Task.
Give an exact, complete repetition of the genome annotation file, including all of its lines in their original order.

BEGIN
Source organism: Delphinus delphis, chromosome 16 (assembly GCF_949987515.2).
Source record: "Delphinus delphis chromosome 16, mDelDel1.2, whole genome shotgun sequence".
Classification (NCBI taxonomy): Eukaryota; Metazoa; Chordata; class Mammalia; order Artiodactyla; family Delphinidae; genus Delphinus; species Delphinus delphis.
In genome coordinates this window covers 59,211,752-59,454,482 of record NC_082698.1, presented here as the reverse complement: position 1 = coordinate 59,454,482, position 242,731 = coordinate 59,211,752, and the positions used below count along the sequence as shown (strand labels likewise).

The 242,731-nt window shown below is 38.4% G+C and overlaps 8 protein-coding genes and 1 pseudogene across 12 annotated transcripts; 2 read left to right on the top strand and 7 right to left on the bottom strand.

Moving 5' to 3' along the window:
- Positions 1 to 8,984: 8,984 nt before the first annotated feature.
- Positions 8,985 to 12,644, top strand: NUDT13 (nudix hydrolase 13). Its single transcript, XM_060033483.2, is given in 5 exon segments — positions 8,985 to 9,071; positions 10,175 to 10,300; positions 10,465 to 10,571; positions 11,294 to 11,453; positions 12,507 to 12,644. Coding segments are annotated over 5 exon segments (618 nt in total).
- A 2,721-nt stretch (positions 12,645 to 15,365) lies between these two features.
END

Source organism: Delphinus delphis, chromosome 16 (assembly GCF_949987515.2).
Source record: "Delphinus delphis chromosome 16, mDelDel1.2, whole genome shotgun sequence".
Classification (NCBI taxonomy): Eukaryota; Metazoa; Chordata; class Mammalia; order Artiodactyla; family Delphinidae; genus Delphinus; species Delphinus delphis.
In genome coordinates this window covers 59,211,752-59,454,482 of record NC_082698.1, presented here as the reverse complement: position 1 = coordinate 59,454,482, position 242,731 = coordinate 59,211,752, and the positions used below count along the sequence as shown (strand labels likewise).

The 242,731-nt window shown below is 38.4% G+C and overlaps 8 protein-coding genes and 1 pseudogene across 12 annotated transcripts; 2 read left to right on the top strand and 7 right to left on the bottom strand.

Moving 5' to 3' along the window:
- Positions 1 to 8,984: 8,984 nt before the first annotated feature.
- Positions 8,985 to 12,644, top strand: NUDT13 (nudix hydrolase 13). Its single transcript, XM_060033483.2, is given in 5 exon segments — positions 8,985 to 9,071; positions 10,175 to 10,300; positions 10,465 to 10,571; positions 11,294 to 11,453; positions 12,507 to 12,644. Coding segments are annotated over 5 exon segments (618 nt in total).
- A 2,721-nt stretch (positions 12,645 to 15,365) lies between these two features.